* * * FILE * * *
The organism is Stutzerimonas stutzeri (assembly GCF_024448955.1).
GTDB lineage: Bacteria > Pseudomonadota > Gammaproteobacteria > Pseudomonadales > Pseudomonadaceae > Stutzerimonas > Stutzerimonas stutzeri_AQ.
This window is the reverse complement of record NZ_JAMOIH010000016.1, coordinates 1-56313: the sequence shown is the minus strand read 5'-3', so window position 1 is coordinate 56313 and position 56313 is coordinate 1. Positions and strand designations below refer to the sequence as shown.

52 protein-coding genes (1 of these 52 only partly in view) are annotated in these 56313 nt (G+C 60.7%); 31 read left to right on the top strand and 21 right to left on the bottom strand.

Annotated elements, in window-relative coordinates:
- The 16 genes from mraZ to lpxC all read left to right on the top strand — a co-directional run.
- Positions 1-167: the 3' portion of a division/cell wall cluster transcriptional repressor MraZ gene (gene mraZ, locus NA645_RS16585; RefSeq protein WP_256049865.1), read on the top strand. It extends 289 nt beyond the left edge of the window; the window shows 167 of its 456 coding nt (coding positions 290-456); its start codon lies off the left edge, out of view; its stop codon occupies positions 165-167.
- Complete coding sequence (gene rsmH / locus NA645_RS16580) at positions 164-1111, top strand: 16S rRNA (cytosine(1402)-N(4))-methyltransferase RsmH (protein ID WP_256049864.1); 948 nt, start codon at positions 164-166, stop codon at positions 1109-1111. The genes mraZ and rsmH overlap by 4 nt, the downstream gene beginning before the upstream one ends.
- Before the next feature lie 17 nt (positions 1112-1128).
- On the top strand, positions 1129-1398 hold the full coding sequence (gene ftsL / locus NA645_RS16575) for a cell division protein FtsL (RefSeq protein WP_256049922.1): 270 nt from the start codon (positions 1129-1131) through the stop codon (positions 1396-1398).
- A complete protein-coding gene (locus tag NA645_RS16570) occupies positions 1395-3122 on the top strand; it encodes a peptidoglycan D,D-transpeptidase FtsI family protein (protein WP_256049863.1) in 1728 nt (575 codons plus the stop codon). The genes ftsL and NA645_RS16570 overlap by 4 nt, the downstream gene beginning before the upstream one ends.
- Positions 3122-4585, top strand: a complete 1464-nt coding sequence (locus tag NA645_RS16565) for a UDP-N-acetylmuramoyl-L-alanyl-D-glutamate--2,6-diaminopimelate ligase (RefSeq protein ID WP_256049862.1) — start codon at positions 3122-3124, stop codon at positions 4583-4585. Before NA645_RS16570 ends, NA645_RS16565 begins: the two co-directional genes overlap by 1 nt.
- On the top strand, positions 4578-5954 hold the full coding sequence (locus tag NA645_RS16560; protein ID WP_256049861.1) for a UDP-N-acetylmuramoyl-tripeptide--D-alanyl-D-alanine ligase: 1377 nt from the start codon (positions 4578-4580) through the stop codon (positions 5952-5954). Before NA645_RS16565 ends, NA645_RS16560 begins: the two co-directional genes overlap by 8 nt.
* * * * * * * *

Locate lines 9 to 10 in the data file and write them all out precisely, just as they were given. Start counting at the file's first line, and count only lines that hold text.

- Before the next feature lie 17 nt (positions 1112-1128).
- On the top strand, positions 1129-1398 hold the full coding sequence (gene ftsL / locus NA645_RS16575) for a cell division protein FtsL (RefSeq protein WP_256049922.1): 270 nt from the start codon (positions 1129-1131) through the stop codon (positions 1396-1398).